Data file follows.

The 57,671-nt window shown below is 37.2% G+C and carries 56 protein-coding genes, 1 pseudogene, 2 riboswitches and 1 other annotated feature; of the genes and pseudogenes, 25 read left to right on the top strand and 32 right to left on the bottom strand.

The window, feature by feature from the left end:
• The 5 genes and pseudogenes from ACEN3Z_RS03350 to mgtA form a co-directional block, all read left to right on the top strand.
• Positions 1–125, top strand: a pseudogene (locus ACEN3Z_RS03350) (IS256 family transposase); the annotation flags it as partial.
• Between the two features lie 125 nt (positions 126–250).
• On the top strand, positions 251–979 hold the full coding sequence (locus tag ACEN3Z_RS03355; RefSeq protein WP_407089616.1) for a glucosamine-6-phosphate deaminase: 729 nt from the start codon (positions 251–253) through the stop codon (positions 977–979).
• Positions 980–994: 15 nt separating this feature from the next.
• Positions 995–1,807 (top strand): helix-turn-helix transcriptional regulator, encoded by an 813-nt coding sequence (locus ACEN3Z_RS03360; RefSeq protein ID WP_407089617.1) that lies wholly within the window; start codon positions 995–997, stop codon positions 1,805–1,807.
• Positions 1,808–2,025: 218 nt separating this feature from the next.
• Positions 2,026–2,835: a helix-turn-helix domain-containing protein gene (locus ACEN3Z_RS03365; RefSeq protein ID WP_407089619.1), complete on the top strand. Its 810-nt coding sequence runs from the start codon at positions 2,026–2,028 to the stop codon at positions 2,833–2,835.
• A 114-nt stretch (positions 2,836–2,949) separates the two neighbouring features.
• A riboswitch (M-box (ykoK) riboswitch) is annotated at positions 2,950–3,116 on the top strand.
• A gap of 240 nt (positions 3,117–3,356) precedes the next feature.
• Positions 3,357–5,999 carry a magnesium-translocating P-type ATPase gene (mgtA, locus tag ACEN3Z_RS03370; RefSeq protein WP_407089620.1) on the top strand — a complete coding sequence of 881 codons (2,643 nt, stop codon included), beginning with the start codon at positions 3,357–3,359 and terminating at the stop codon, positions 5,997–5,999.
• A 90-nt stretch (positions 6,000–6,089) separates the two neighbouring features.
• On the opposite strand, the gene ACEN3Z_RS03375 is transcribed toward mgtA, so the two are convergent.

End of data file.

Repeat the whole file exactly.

The 57,671-nt window shown below is 37.2% G+C and carries 56 protein-coding genes, 1 pseudogene, 2 riboswitches and 1 other annotated feature; of the genes and pseudogenes, 25 read left to right on the top strand and 32 right to left on the bottom strand.

The window, feature by feature from the left end:
• The 5 genes and pseudogenes from ACEN3Z_RS03350 to mgtA form a co-directional block, all read left to right on the top strand.
• Positions 1–125, top strand: a pseudogene (locus ACEN3Z_RS03350) (IS256 family transposase); the annotation flags it as partial.
• Between the two features lie 125 nt (positions 126–250).
• On the top strand, positions 251–979 hold the full coding sequence (locus tag ACEN3Z_RS03355; RefSeq protein WP_407089616.1) for a glucosamine-6-phosphate deaminase: 729 nt from the start codon (positions 251–253) through the stop codon (positions 977–979).
• Positions 980–994: 15 nt separating this feature from the next.
• Positions 995–1,807 (top strand): helix-turn-helix transcriptional regulator, encoded by an 813-nt coding sequence (locus ACEN3Z_RS03360; RefSeq protein ID WP_407089617.1) that lies wholly within the window; start codon positions 995–997, stop codon positions 1,805–1,807.
• Positions 1,808–2,025: 218 nt separating this feature from the next.
• Positions 2,026–2,835: a helix-turn-helix domain-containing protein gene (locus ACEN3Z_RS03365; RefSeq protein ID WP_407089619.1), complete on the top strand. Its 810-nt coding sequence runs from the start codon at positions 2,026–2,028 to the stop codon at positions 2,833–2,835.
• A 114-nt stretch (positions 2,836–2,949) separates the two neighbouring features.
• A riboswitch (M-box (ykoK) riboswitch) is annotated at positions 2,950–3,116 on the top strand.
• A gap of 240 nt (positions 3,117–3,356) precedes the next feature.
• Positions 3,357–5,999 carry a magnesium-translocating P-type ATPase gene (mgtA, locus tag ACEN3Z_RS03370; RefSeq protein WP_407089620.1) on the top strand — a complete coding sequence of 881 codons (2,643 nt, stop codon included), beginning with the start codon at positions 3,357–3,359 and terminating at the stop codon, positions 5,997–5,999.
• A 90-nt stretch (positions 6,000–6,089) separates the two neighbouring features.
• On the opposite strand, the gene ACEN3Z_RS03375 is transcribed toward mgtA, so the two are convergent.